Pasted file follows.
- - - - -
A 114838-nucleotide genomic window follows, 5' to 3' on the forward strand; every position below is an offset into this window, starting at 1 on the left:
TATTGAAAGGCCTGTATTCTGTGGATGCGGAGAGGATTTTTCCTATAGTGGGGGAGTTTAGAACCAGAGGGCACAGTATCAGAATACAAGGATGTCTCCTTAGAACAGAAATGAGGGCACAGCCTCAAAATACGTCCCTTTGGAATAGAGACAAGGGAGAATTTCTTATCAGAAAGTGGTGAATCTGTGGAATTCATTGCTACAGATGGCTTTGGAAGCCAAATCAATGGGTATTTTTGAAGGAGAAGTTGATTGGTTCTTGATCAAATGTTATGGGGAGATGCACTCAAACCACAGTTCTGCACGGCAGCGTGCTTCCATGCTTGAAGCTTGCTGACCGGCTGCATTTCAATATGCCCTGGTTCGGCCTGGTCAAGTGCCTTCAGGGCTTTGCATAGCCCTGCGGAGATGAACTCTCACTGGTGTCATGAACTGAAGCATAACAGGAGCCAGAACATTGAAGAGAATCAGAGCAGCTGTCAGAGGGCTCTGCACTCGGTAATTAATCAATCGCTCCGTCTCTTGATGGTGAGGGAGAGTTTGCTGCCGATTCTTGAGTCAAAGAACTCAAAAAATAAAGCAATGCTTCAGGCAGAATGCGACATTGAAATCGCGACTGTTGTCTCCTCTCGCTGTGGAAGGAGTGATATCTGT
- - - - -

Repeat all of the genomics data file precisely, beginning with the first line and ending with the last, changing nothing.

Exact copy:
A 114838-nucleotide genomic window follows, 5' to 3' on the forward strand; every position below is an offset into this window, starting at 1 on the left:
TATTGAAAGGCCTGTATTCTGTGGATGCGGAGAGGATTTTTCCTATAGTGGGGGAGTTTAGAACCAGAGGGCACAGTATCAGAATACAAGGATGTCTCCTTAGAACAGAAATGAGGGCACAGCCTCAAAATACGTCCCTTTGGAATAGAGACAAGGGAGAATTTCTTATCAGAAAGTGGTGAATCTGTGGAATTCATTGCTACAGATGGCTTTGGAAGCCAAATCAATGGGTATTTTTGAAGGAGAAGTTGATTGGTTCTTGATCAAATGTTATGGGGAGATGCACTCAAACCACAGTTCTGCACGGCAGCGTGCTTCCATGCTTGAAGCTTGCTGACCGGCTGCATTTCAATATGCCCTGGTTCGGCCTGGTCAAGTGCCTTCAGGGCTTTGCATAGCCCTGCGGAGATGAACTCTCACTGGTGTCATGAACTGAAGCATAACAGGAGCCAGAACATTGAAGAGAATCAGAGCAGCTGTCAGAGGGCTCTGCACTCGGTAATTAATCAATCGCTCCGTCTCTTGATGGTGAGGGAGAGTTTGCTGCCGATTCTTGAGTCAAAGAACTCAAAAAATAAAGCAATGCTTCAGGCAGAATGCGACATTGAAATCGCGACTGTTGTCTCCTCTCGCTGTGGAAGGAGTGATATCTGT